Quantum Bayesian Networks

January 10, 2012

Unethical or Really Dumb (or both) Scientists from University of Adelaide “Rediscover” My Version of Grover’s Algorithm

Filed under: Uncategorized — rrtucci @ 2:56 am

This new paper

arXiv:1201.1707
An improved formalism for the Grover search algorithm,
by James M. Chappell (1,2) , M. A. Lohe (2), Lorenz von Smekal (3), Azhar Iqbal (1) and Derek Abbott (1)

  1. School of Electrical and Electronic Engineering, University of Adelaide 5005, Australia
  2. School of Chemistry and Physics, University of Adelaide, South Australia 5005, Australia
  3. Institut f¨ur Kernphysik, Technische Universit¨at Darmstadt, Schlossgartenstraße 9, 64289 Darmstadt, Germany

“rediscovers” the fixed-point version of Grover’s algorithm that I invented and presented in the following paper:

arXiv:1001.5200
An Adaptive, Fixed-Point Version of Grover’s Algorithm,
by Robert R. Tucci

The Chappell et al. paper has 24 references but does not refer to my paper, even though their paper and mine are eerily similar. Compare them yourself. With the excellent Google and ArXiv search engines, I would say there is zero probability that none of its five authors knew about my paper before they wrote theirs. (I have also written multiple posts in this blog describing my algorithm and linking to my arxiv paper about it, so nobody can claim that it was kept well hidden)

Addendum Jan 16, 2012:
Now that my emotions have calmed down, I was able to look at the Chappell et al paper more carefully. Our algorithms are more different than I initially thought. I’m not sure yet if one algorithm is faster or more accurate than the other. They may be about the same, or they may not be. More analysis will be required to answer this. I still think Chappell et al should have mentioned my paper. I would have done so if I had been in their shoes. After all, my paper was published 2 years earlier than theirs, and it solves the same problem, albeit using a different strategy.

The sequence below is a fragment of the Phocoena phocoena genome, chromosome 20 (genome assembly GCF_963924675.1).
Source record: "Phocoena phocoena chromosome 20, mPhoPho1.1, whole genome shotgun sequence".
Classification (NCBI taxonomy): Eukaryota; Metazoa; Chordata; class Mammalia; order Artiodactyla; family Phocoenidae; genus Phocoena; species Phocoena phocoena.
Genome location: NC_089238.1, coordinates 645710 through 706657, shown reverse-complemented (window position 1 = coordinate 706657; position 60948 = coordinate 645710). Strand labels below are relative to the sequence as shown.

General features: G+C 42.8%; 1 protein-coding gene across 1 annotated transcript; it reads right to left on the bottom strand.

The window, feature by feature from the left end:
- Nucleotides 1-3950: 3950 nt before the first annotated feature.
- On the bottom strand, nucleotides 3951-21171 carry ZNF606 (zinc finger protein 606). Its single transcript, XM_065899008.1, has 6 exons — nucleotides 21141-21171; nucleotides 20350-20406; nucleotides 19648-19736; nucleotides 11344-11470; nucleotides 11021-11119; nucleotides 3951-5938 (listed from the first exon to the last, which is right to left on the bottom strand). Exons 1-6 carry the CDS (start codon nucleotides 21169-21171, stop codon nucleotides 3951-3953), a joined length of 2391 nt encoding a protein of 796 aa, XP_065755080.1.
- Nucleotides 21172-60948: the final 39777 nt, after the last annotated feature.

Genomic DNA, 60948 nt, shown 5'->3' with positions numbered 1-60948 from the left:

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21 Comments »

  1. Well, without having studied either paper in detail, I can see at least several flaws that disqualify your work from being cited by serious people:

    1. You list no institutional affiliation.

    2. You only cite 4 references, one of which is your own.

    #2 is by far the more serious offense. Everyone knows that citations are the lifeblood of academia, and by declining to throw off a couple dozen cites of tangential relevance, you are refusing to play ball. Give a gift, get a gift!

    Comment by Esteban — January 10, 2012 @ 5:36 am

  2. 1) “You list no institutional affiliation.” I am not an Academic. I guess you think that gives you or anyone else the right to steal my work.

    2) If someone has done something before me, I do not omit to mention their work and claim that I am the first one to have done it. I feel morally obligated to mention their prior work and I always do.

    I do not mention references just to brown nose their authors or to promote my friends like you do. I do not pad the list of references with marginally relevant ones and omit the ones I really used.

    Comment by rrtucci — January 10, 2012 @ 6:19 am

  3. Plagiarism is a serious offense. Since your paper is in arXiv it has been published (in any relevant sense of the term). If you haven’t done so already I’d email all the authors and confront them with the evidence – politely but firmly pointing out that they plagiarized your work as they omit any reference.

    I noticed one of the authors is German. The German secretary of defense was recently forced to step down after it was found he plagiarized his Ph.D. thesis. His old alma mater also stripped him of the title.

    I just bring this up to illustrate that this is not taken lightly in Germany – it’ll easily destroy a career.

    Comment by Henning Dekant — January 10, 2012 @ 9:26 pm

  4. Dear Robert,

    We have only just seen your website, and have the following response
    regarding our Grover paper: